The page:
Thumb arthritis commonly occurs with aging. Previous trauma or injury to the thumb joint also can cause thumb arthritis.

In a normal thumb joint, cartilage covers the ends of the bones — acting as a cushion and allowing the bones to glide smoothly against each other. With thumb arthritis, the cartilage that covers the ends of the bones deteriorates, and its smooth surface roughens. The bones then rub against each other, resulting in friction and joint damage.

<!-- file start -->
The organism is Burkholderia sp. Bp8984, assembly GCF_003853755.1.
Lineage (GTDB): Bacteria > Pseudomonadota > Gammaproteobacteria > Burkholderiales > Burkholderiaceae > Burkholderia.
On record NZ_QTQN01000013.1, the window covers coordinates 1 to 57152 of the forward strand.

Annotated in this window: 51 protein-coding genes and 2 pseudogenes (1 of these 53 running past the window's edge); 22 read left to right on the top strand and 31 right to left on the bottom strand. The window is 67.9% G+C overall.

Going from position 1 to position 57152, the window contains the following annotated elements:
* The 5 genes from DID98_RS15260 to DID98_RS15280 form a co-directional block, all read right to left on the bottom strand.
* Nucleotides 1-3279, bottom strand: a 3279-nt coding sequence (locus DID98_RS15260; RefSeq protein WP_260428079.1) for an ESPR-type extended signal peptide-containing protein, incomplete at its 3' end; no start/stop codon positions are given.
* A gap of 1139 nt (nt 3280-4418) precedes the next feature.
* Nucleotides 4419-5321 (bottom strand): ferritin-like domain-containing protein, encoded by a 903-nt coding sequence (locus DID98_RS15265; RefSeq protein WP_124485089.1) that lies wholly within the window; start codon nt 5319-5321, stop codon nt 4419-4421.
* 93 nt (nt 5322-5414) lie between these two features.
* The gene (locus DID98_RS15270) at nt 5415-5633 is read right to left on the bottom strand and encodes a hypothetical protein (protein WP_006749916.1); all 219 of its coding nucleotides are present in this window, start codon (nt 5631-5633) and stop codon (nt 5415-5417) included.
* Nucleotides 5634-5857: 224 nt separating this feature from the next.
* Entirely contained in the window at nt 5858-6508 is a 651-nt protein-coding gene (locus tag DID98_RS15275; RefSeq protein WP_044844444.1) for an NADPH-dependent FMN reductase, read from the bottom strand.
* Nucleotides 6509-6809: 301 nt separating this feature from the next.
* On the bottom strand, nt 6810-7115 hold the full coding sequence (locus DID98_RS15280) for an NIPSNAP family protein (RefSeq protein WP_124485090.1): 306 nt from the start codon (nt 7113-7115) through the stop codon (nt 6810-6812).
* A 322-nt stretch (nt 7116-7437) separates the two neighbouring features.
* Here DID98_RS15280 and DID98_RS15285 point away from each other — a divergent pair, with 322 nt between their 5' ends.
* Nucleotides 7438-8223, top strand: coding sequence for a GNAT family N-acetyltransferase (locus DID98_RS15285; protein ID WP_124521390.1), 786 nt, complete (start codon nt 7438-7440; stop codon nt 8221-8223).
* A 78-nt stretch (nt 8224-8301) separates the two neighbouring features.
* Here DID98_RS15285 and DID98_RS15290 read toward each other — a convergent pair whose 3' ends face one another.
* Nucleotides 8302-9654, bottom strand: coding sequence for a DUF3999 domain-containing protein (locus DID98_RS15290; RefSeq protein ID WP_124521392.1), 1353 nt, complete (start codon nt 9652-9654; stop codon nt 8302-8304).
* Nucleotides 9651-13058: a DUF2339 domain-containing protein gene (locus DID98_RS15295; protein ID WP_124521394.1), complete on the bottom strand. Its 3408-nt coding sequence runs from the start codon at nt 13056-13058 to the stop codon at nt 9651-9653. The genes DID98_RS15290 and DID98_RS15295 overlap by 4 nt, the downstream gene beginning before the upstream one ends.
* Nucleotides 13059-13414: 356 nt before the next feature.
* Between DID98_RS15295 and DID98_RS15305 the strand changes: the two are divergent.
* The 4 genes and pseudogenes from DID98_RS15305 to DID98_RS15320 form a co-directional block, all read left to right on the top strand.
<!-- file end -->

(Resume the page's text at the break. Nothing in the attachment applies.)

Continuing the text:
The damage to the joint might result in growth of new bone along the sides of the existing bone (bone spurs), which can produce noticeable lumps on your thumb joint.

May 14, 2015